This Is The Ultimate Way To Prepare Onions

Read this post to revolutionise the way you cook dinner. This will save you some serious time. Here's how one woman made short work of onions. It all started with that ubiquitous and time-consuming recipe directive: First, caramelise an onion... By 'one woman', I do, of course, mean me. And by 'caramelise an onion' I mean that thing I seem to have to do at the beginning of every home-cooked main meal or soup. Is there any savoury dish that doesn't benefit from the initial frying of an onion? Unfortunately, peeling, chopping and carefully browning an onion takes time. It can add at least 15 minutes to the start of any cooking process. That could sometimes be enough to put me off cooking from scratch, especially if I was in a rush. Until now.

Spicy vegan cakes muffins - No egg, no butter no spread

Cake recipes: If you're thinking of fluffy, sweet little buns that you could confidently offer to your non-vegan guests. Read on.

These cakes are made without butter (of course) and without any dodgy butter-substitute-spread things (I used vegetable oil). There's no egg-replacer either (not even flax eggs): just a few basic ingredients that you've probably already got in the cupboard. It's a reassuringly simple recipe using real ingredients.

There are loads of vegan cake recipes out there, ranging from the decidedly too-healthy (it's a cake! I don't want to chomp my way through a wholemeal brick!) to decidedly too weird (one had the oddest consistency; like a damp dishwashing sponge crossed with a jelly.) After you've tried a few permutations, it's tempting to give up and declare that you are vegan and cake, sadly, is not the same anymore.

But don't despair. Here, we have a cake recipe that doesn't require fake butter, fake eggs and trickery. This is a simple sponge that will restore your faith in cake.


To make a Victoria sponge cake into a vegan Victoria sponge cake, you have to do something about the eggs and the butter.

Eggs, you will soon discover, are not a problem. You can use flax eggs* in almost any baking. This recipe didn't include any kind of egg at all.
*A flax egg, in case you haven't met this marvel yet, is made by soaking a tablespoonful of ground flax seeds in three tablespoonfuls of water. That's all. The soaking doesn't need to take more than a couple of minutes but, as the liquid is absorbed, the flax seeds swell up and develop a gelatinous consistency, not entirely dis-similar to egg. Only brown. But don't worry, you won't notice the difference in a cake.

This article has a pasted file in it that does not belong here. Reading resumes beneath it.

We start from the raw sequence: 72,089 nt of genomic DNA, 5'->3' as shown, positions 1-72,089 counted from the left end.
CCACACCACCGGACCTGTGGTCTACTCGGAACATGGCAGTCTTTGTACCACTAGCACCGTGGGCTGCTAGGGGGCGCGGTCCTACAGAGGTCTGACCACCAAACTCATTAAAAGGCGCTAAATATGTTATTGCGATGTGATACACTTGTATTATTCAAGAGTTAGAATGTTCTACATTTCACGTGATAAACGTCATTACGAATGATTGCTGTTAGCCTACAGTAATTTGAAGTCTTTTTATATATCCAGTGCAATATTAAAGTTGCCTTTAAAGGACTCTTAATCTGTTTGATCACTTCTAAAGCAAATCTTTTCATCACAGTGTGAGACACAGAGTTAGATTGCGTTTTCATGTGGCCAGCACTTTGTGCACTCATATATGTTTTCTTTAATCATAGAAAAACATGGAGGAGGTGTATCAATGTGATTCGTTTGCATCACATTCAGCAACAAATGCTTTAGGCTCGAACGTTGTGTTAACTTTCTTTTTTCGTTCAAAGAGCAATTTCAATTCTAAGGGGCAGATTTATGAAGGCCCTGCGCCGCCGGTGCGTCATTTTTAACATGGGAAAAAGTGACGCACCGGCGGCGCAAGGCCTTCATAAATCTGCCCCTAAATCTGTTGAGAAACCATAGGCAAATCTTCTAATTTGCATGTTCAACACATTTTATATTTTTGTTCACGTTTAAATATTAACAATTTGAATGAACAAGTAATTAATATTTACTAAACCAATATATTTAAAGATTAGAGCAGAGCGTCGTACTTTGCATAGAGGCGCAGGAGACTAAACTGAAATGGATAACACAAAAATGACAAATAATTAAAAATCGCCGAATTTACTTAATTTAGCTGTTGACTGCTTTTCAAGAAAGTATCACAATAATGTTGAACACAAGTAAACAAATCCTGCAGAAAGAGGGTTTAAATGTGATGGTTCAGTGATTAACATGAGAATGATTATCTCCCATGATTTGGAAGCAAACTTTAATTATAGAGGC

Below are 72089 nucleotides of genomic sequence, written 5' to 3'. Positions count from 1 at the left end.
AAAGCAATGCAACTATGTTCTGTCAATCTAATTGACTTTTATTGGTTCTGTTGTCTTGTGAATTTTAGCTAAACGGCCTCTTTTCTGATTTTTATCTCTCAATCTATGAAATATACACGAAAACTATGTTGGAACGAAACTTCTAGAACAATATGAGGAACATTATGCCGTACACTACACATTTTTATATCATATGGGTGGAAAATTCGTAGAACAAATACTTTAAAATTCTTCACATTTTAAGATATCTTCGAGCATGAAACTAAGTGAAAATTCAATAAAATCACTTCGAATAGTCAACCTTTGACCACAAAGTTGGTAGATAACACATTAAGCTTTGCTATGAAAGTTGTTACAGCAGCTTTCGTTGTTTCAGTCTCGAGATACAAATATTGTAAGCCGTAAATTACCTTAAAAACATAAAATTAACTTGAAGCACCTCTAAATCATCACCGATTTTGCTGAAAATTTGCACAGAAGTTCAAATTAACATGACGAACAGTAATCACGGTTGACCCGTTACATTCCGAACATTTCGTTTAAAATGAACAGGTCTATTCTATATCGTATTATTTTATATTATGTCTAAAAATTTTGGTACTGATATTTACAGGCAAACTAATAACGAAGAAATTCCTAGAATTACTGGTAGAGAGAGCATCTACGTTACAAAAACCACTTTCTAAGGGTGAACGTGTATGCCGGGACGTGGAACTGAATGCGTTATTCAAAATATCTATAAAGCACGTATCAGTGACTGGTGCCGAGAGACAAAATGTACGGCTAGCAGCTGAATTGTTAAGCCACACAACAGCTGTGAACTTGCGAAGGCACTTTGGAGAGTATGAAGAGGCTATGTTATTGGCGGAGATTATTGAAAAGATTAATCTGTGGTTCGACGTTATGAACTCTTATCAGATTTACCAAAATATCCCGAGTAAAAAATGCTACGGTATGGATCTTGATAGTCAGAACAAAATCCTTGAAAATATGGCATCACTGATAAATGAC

Butter is usually the stumbling block.

The first time I attempted a vegan sponge cake, I used vegan spread instead of butter. I used spread in the sponge itself and for the 'butter' icing. The result was very good, although the icing was waaaay more sloppy than real buttercream and the top half of the cake had great difficulty remaining sandwiched onto the bottom half. I digress.

The idea of vegan spread is troubling. What is it, exactly? Is it 'margarine' by another name? Haven't we been avoiding margarine, with its hydrogenated fats, for some time now? Vegan spread is one of those 'fake' foods. It's a processed food with unrecognisable ingredients: an anathema in the whole-food plant-based diet. I like to use whole ingredients. As a vegan, I never have attempted to recreate the diet I ate before. I don't generally use fake bacon, fake cheese, fake mince. My approach is to make delicious things out of the myriad whole food ingredients that I can eat, rather than trying to find processed-food substitutes for the things I can't. So, yes, the idea of vegan spread bothers me a lot. Sure, my vegan spread cake was nice but I couldn't help feeling that it wasn't good.

Butter can also be replaced by nut butter or coconut oil. Both of these options have their merits. However, if you want to use something less expensive and with a milder taste, vegetable oil is your best bet.

These cakes were made using the basic recipe below. You can adapt this recipe to become other types of cake (try coffee or chocolate, for example) and you can use the batter to make small buns, larger muffins, one large round cake or tray bake. Of course. You're an adventurer - you can experiment.

The basic easy-peasy whole-food plant-based cake recipe is as follows:

Combine the wet ingredients:
  • 1 cup milk (I used soya)
  • 1 tbsp vinegar (I used cider vinegar)
  • 1/3 cup oil (I used sunflower oil)
Then combine the dry ingredients:
  • 2 cups wholemeal flour
  • 1/2 cup sugar
  • 1 tsp baking powder
  • 1 tsp bicarbonate of soda
  • 1/2 tsp salt
Don't forget to add flavours, if you want them. Perhaps a a few tablespoons of cocoa powder, maybe some strongly brewed coffee, perhaps some chocolate chips or dried fruit... you get the idea.

Mix the wet ingredients into the dry, put into cases (or a tin) and bake.

To make my spicy little buns, I added a few teaspoonfuls of mixed spice, a teaspoonful of vanilla extract and some sultanas. They took about 15 minutes to bake at just under 200oC.

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